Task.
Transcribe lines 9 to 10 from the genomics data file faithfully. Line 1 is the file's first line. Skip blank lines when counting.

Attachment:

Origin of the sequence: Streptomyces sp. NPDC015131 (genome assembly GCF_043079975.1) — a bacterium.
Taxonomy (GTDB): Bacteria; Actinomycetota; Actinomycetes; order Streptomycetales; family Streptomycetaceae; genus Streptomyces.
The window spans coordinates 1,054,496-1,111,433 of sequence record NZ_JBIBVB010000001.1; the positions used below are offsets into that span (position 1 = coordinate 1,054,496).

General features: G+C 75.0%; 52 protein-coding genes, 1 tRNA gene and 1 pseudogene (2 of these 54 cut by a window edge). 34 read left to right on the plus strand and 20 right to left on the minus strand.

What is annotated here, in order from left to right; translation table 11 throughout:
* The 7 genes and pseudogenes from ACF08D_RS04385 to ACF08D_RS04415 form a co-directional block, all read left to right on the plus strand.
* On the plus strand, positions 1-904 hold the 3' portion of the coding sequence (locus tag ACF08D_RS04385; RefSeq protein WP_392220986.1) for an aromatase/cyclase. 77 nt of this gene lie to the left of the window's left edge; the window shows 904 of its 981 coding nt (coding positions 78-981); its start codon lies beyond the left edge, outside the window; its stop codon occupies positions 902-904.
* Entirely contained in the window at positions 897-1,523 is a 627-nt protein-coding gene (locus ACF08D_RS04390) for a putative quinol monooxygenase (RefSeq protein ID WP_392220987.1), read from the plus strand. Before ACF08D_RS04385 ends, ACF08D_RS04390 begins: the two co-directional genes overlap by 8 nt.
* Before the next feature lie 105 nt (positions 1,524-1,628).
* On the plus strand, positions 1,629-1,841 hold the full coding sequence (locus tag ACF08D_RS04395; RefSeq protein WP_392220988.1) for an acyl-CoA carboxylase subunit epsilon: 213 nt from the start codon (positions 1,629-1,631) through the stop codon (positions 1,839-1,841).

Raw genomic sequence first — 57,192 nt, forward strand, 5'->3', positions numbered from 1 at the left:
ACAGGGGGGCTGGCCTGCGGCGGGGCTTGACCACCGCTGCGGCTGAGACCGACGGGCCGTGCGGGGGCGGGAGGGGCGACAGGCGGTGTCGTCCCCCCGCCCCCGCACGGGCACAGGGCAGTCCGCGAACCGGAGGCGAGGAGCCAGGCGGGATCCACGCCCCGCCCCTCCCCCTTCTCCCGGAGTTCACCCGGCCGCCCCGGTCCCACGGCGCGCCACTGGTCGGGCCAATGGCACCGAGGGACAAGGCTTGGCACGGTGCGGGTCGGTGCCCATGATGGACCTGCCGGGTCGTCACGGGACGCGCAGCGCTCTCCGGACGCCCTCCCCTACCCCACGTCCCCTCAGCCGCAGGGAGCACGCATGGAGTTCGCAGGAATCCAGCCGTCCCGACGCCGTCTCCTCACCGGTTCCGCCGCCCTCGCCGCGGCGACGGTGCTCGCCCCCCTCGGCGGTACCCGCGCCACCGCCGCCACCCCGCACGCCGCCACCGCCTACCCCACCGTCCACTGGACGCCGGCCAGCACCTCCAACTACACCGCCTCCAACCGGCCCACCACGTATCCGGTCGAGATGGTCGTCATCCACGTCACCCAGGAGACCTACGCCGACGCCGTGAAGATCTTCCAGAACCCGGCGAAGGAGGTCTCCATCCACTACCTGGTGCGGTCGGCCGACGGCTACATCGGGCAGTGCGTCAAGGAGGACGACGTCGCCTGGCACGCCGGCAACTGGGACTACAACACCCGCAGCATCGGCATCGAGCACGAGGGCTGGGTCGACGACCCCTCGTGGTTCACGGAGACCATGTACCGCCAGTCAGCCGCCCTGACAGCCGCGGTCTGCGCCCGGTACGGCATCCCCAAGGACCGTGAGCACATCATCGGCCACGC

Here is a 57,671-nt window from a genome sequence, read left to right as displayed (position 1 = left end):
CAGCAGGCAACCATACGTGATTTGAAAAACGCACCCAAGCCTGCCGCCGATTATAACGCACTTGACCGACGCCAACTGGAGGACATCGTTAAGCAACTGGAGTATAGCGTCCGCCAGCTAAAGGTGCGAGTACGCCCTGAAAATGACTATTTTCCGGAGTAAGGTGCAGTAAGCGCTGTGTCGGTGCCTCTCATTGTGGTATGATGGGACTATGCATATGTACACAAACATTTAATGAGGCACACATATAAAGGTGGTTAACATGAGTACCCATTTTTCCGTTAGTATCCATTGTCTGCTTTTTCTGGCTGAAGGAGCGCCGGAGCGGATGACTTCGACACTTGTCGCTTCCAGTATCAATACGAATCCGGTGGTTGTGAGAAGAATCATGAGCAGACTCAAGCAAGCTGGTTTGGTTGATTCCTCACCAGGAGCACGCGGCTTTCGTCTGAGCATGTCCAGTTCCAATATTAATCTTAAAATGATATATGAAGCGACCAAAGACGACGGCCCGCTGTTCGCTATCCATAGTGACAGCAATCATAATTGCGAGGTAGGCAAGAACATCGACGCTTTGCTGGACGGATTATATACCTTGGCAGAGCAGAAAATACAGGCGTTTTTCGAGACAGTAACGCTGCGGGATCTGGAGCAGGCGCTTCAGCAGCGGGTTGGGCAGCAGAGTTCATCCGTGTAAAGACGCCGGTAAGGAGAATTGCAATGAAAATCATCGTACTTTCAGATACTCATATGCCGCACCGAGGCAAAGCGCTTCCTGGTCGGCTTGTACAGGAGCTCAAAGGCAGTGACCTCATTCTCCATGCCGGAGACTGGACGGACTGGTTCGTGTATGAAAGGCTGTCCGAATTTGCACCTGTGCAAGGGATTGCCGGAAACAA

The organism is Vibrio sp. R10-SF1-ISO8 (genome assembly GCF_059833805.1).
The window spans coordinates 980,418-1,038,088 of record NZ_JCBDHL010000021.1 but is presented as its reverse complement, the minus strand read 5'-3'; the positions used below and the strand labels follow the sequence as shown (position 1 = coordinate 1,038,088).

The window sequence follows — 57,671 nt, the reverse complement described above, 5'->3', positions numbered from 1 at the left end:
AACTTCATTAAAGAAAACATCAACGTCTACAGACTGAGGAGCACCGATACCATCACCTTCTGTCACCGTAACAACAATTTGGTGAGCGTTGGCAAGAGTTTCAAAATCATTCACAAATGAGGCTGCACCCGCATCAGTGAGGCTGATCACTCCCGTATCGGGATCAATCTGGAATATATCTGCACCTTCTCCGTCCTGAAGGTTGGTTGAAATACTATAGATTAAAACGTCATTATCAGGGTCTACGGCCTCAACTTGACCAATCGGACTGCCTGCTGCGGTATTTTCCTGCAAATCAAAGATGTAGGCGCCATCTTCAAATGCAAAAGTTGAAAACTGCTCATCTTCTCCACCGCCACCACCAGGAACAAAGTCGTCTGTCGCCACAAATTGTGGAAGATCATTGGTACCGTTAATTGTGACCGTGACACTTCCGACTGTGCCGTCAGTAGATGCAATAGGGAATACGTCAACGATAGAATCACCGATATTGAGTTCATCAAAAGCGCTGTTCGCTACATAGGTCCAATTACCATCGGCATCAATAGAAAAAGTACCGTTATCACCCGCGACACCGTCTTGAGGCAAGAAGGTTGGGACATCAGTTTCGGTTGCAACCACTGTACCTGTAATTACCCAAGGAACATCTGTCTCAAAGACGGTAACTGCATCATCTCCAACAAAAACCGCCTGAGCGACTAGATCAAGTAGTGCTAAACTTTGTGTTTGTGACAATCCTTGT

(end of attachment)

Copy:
* Before the next feature lie 105 nt (positions 1,524-1,628).
* On the plus strand, positions 1,629-1,841 hold the full coding sequence (locus tag ACF08D_RS04395; RefSeq protein WP_392220988.1) for an acyl-CoA carboxylase subunit epsilon: 213 nt from the start codon (positions 1,629-1,631) through the stop codon (positions 1,839-1,841).